It's not much of a secret that adding little humans to your life can result in a heck of lot more clutter in your home.
Many parents love the idea of a smaller footprint and less stuff. But that ideal just can't compete with birthdays, Xmas and every other excuse for accumulation. Not to mention the challenge of reasoning with a tiny terrorist when you just want some sleep. It's a story that's told in the comment section of almost every article written on the KonMari Method.
But I assure you that KonMari with kids is definitely possible. Here are some tips on how to keep clutter at bay even with little ones!
1) Start Them Young
Babies express their preferences by either damaging your eardrums or melting you with smiles. That might be a bit too young.
But Marie Kondo suggests that little ones at around 3 years old can start to join in household duties. They can help when their parents tidy up. They can learn to fold clothes the Mari Kondo way - especially if you make it a playful game. And they can even start to decide what toys to keep and to give away. By then, some of them are quite confident about what brings them joy and what doesn’t.
2) Be Flexible
When adults go full KonMari they can discard a truck-load of stuff and still not have to shop for ages. We have what we need and no more.
But children play a mischievous trick that prevents the same scenario. They grow. They get smarter. So parents need to regularly upgrade their clothes, shoes, books and toys. Quite a scheme those kids are running!
So KonMari for kids must be more flexible while keeping to the spirit of the method.
Still try to limit what comes into and stays in your home. Explain to your child that for every toy, book or piece of clothing that comes in, one gets donated.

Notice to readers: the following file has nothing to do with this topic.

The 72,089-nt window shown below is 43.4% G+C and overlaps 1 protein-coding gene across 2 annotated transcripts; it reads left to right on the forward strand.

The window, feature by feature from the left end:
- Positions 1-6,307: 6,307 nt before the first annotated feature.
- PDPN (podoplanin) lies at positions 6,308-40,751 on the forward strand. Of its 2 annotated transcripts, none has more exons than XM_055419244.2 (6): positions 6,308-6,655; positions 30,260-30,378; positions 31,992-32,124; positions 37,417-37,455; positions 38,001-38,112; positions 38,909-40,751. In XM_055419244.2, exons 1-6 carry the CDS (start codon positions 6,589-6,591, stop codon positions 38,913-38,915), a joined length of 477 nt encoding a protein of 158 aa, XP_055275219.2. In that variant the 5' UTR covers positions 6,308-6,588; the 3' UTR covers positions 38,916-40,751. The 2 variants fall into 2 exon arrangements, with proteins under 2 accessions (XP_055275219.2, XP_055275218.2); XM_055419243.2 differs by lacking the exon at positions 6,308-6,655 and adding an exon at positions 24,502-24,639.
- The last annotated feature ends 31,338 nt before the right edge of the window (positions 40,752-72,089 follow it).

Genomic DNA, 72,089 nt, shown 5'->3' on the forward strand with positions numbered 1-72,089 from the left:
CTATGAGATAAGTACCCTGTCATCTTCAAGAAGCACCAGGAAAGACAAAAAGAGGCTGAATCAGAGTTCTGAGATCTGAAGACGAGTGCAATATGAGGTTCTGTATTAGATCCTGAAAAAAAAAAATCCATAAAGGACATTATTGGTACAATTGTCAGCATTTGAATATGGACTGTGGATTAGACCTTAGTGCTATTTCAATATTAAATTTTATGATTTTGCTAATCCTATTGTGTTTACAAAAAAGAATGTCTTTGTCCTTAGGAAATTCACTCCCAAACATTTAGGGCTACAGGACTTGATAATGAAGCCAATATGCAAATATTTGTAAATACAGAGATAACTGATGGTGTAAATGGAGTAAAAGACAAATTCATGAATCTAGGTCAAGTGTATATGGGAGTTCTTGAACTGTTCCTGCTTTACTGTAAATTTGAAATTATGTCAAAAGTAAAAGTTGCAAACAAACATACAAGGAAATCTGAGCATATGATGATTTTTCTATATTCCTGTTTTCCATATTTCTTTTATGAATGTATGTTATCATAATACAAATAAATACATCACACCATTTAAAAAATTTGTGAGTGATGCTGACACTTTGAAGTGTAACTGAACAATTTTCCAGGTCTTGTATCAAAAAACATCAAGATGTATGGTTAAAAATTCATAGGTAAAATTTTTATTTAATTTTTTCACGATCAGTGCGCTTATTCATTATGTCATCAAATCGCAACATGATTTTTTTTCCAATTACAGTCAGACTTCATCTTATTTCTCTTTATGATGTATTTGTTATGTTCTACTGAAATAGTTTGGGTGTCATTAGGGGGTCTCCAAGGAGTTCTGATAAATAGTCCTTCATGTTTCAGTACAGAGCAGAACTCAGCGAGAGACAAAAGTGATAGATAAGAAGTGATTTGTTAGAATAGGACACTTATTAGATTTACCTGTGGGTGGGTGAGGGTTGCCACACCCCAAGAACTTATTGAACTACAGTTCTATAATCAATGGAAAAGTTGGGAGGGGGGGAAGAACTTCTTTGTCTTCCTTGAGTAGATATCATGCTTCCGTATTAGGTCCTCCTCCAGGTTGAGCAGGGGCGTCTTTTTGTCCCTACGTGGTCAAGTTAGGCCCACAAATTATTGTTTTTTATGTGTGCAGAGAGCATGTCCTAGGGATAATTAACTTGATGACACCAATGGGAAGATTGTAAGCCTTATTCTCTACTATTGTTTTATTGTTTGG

3) A Place for Everything
Choose a place for every new toy or book that arrives in your home. Get your little one involved in deciding where. And reinforce that it should be returned to that same spot once playtime is over.
Make sure that the storage is easy to reach and not complicated for a child. Bins with no lids and open shelving or cubes are ideal for easy clean up.
4) Coordinate With Friends
Everyone knows the benefit of Hand-Me-Downs. But few recognize the power of the straight up swap. Kids of the same age or size swapping toys, books or clothes.
Set up a Swap with your friends every few months. Your kids will keep getting fresh new gear but the number of items in your home stays the same. It's a win-win!
5) Experiences, Not Things
My partner and I have a habit of giving each other experience gifts as much as possible. We celebrated a birthday with a balloon ride, slept in a tree-house for an anniversary and spent a weekend in a real working ranch for Christmas.
We apply this philosophy to celebrate our friends and their children's milestones: a gift card for brunch to brand new parents, a science museum membership for a budding young paleontologist, tumbling classes for an energetic little gymnast. These are wonderful ways to celebrate someone without creating clutter in their home!
Try encouraging your family and friends to take this approach when giving gifts to your kids. A day at the water park with Grandma and Grandpa is worth more than a thousand noisy toys.
6) Get Inspired
While not everyone is a minimalist (I certainly am not), most people tend to have way more than they need. But many parents out there are finding their own way to teach their children about what is important. Here are some inspiring blogs I follow:
This young Vancouver family lives in a 600 square ft one bedroom apartment with two little ones!
A busy mother of 3, Janine, shares the process of going through her entire home with the KonMari method. I had the pleasure of meeting her while doing my training in NYC. She is as delightful and inspiring in person as she is in her videos!
This family of five shares 1000 sqft in Montreal. Learn how their three kids share one masterfully organized bedroom!
The most important thing is to not be too hard on yourself. What works for your family today, might not be ideal tomorrow. As long as you keep looking for the joy, you are on the right path